Never one to shy away from a food market and/or a freebie, I happily obliged when my fellow foodie friend Annie offered me a free ticket to the Taste of London food festival, out of the blue.
It was a balmy, sunny Friday afternoon (sunny = a rare occurrence in British summer), which made it all the more inviting. So, we happily made our way to Regent’s Park to explore Taste’s gastronomic playground. Of course, upon experiencing the inviting smells and flavours our “quick pit stop before hitting the pub” easily turned into a few hours of proper foodie escapade.
What makes Taste of London special is its mix of some of the city’s hottest restaurants – revving up reduced versions of their menus – sitting alongside big retailers (Whole Foods and Leffe) and smaller, independent food and drink brands (Propercorn, Pip & Nut etc). With over 40 restaurant stands serving around 170 dishes, there was something for everyone.
The best thing? You can do Taste of London on the cheap as there are SO many freebies for the taking. If you’re a gourmand like me and love to try a bit of everything, it can’t get much better than that! I spent about £20 and was fully satisfied. So if you love your food and are looking for a different day out with friends or family – get down there! For those who are looking to expand on their cooking skills, it’s worth keeping an eye out on their cooking masterclasses too.
What did I get up to? Below is a visual diary of my Taste of London experience…
All the food I tried was brilliant. I am a huge fan of Roka and enjoyed Kurobuta for the first time – but I think that Duck & Waffle in Heron Tower is worth a visit as the whole experience in itself – food and views – is unique and worth the higher price point.
Planning to go to Taste of London next year? Below are my top 5 tips for making the most of it:
1. Pay in coupons aka Taste Currency – especially if you’re on a budget: The first time I visited Taste of Edinburgh in 2010, you could only pay with coupons. So as soon as I arrived at Taste of London, I spent £20 worth – only to realise that you can now pay by card. Sure, that makes sense as it’s 2016 and people freak out when contactless isn’t an option – but the little old lady in me was a teensy bit disappointed about technological advancement. In my opinion, coupons add another dimension to the proceedings. In fact, Annie and I solemnly put together a hit list of the stands to visit – and stuck to it. We also did a quick math test to figure out what we could afford (answer: 2 – 3 dishes, 1 drink each) and decided to join forces where needed. We rationed the coupons with intention and savoured each dish, which was a major part of the fun! Plus, if you’re on a budget, paying in coupons will curb any impulses to over-spend too.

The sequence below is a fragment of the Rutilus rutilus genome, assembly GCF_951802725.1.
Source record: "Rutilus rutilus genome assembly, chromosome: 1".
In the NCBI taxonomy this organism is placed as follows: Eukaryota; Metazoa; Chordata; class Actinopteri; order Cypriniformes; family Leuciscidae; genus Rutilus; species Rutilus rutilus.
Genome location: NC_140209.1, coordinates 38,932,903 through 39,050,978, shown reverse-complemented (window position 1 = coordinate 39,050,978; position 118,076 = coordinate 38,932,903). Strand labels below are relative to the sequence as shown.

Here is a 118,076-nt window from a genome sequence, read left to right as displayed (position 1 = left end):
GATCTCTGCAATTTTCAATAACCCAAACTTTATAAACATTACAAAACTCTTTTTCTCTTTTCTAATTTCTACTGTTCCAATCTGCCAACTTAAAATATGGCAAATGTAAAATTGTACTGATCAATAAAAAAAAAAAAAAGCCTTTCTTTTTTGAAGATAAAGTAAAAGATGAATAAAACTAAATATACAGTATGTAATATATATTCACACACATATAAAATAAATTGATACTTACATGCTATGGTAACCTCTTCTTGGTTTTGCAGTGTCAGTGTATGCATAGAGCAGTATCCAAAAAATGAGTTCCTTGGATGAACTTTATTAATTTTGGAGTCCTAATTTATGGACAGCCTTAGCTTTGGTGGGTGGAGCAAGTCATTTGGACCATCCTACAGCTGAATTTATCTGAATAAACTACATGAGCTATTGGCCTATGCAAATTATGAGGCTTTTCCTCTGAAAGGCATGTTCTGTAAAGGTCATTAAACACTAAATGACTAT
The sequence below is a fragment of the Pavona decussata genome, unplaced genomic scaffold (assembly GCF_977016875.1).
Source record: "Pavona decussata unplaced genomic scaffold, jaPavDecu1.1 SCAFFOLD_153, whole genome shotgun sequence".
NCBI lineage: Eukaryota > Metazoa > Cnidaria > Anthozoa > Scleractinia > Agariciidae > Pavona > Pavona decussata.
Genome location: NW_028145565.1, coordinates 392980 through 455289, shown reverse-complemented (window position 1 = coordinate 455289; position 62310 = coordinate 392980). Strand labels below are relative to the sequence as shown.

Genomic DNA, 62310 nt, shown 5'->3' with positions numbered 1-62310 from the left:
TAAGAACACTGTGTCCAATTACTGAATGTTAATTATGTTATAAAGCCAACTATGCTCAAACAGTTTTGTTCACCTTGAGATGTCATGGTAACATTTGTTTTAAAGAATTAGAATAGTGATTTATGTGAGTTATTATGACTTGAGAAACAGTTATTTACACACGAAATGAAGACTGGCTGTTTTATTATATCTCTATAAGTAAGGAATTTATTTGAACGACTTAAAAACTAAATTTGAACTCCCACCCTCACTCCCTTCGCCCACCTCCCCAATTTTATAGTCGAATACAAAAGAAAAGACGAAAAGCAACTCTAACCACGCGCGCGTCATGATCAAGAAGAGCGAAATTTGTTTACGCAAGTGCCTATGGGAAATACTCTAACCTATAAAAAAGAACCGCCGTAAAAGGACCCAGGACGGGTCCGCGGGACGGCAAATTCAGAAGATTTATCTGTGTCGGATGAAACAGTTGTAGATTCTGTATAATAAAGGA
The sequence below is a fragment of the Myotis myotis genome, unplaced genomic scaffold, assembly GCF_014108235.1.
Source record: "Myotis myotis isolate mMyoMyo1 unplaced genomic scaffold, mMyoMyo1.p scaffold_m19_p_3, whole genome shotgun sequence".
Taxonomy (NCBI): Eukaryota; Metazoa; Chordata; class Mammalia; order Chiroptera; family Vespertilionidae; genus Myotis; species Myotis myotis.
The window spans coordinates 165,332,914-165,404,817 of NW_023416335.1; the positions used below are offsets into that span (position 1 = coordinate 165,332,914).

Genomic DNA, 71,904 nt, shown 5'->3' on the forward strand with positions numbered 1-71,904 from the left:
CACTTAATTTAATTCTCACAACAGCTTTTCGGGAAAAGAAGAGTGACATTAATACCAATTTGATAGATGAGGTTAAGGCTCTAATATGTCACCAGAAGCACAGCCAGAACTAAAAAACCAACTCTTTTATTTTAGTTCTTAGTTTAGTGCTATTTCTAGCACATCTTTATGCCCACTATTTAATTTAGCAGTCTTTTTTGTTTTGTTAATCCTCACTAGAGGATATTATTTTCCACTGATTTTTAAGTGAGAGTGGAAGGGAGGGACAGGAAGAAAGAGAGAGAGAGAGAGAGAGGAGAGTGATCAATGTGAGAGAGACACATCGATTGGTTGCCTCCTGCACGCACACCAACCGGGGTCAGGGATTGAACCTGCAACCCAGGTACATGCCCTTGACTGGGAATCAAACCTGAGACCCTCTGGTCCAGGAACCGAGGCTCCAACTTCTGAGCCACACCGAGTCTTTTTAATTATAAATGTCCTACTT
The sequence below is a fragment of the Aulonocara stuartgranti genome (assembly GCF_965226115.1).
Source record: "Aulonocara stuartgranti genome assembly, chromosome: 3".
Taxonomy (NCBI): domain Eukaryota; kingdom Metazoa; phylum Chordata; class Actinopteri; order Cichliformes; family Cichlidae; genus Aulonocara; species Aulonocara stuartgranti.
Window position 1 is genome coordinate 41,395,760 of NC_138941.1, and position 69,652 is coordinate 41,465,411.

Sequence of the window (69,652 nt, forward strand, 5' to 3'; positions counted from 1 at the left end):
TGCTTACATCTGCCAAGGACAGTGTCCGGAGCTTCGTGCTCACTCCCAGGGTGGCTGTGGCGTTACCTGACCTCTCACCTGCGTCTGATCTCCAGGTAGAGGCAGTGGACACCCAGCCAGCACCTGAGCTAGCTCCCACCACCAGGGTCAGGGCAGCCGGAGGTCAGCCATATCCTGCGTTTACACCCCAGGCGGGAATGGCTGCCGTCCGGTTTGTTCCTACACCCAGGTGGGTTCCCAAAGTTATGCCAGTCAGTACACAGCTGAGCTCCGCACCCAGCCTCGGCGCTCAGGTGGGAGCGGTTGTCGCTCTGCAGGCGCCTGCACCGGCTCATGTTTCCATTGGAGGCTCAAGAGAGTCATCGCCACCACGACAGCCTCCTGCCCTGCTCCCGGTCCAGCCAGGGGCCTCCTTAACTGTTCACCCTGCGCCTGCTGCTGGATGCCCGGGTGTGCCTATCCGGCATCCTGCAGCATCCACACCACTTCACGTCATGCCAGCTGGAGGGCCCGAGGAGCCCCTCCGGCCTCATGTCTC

2. Go for a quick tour before settling on what you want: Referring to the above especially – if you are using coupons, you’ll want choose your food wisely. I suggest you walk around the festival and take a look around at everything, soaking up the atmosphere before committing. You may already have decided what restaurant stand you want to visit – but trust me, a whiff of barbecue here and a sip of prosecco there and you can easily change your mind. In this case, too much of a plan may not be such a good thing.
3. Go easy on the sampling: Of course, one does not need a specific strategy and I am sure as hell not advocating one. Explore and try a bit of everything. It’s the best part! BUT don’t be afraid to say no, for glutton’s sake. From personal experience, my advice would be: go easy. My sampling experience went something like this: fizzy drink, beer, cheese and cured meats, green tea, peanut butter, chocolate fudge, pop corn, Malbec, kombucha, gluten free pasta, chocolate. Are you feeling a bit sick just reading this? I sure was, but I didn’t realise it ’til I got home and my foodie haze had disappeared, leaving me nauseous. Please don’t make the same mistakes. Sample in small doses and don’t be afraid to turn down things that aren’t worth it (mayo potato salad? can do without) for better things (double servings of smooth almond and peanut popcorn? Yes please). I enjoyed trying Pic’s Nut Butter – sooooo smooth, creamy and delicious – and Pots & Co – better versions of GU with more flavour variety – I happily spent £1 each on the Salted Caramel & 70% Chocolate (my fave).
4. For a foodie bargain, stick around until the end: Tasted and enjoyed a certain product, and want to take home? Go for it – all the brands usually do great offers (2 for 1 etc) and sell at wholesale prices, so you can’t get it anywhere else much better than that. But if you can, wait until the end of trading day to buy (unless it’s selling like hot cakes, literally or figuratively). In the last few hours before the festival shuts down, most of the brands will slash their prices and you can find some really great deals. I once took home a whole range of bread sticks and crackers in a wicker basket for less than a fiver – which gave me a very profound sense of satisfaction. Haggling optional.
5. Avoid wearing white – and girls, stiletto heels: Let’s talk wardrobe. Yes, there are walking ramps but it’s still a park and if you want to take a shortcut, grass is the best way to move around. My Superga trainers were pretty muddy, so I wouldn’t consider it the best attire either – I would say, embrace the “festival”ness and go for boots or booties, to be on the safe side. Also, it’s outdoor and there’s a lot of outdoor sitting, perching, leaning on dirty surfaces – and it gets very busy, so you might have people stepping on your feet by accident, you know – that kinda thing. Maybe it’s just common sense, but avoid white.
Did you go to Taste of London this year? What did you think? I’d love to hear your comments.